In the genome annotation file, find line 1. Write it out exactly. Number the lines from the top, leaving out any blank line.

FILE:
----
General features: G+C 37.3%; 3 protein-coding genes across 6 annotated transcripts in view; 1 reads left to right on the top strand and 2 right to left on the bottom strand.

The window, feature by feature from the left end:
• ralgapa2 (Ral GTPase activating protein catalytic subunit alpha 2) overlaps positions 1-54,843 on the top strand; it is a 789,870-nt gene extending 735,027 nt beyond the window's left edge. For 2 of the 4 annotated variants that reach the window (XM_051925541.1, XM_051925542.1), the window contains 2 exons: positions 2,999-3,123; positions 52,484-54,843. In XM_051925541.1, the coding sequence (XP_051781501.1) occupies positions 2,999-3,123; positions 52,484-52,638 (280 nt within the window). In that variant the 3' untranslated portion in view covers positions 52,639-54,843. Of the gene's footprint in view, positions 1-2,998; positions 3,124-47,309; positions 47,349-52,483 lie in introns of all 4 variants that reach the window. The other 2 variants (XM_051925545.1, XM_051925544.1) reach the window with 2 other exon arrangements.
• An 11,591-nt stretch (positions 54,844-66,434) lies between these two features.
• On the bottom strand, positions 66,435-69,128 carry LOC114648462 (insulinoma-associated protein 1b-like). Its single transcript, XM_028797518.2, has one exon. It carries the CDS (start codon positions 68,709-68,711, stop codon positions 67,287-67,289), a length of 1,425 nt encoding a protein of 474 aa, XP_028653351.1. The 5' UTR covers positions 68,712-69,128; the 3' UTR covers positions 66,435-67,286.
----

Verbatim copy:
General features: G+C 37.3%; 3 protein-coding genes across 6 annotated transcripts in view; 1 reads left to right on the top strand and 2 right to left on the bottom strand.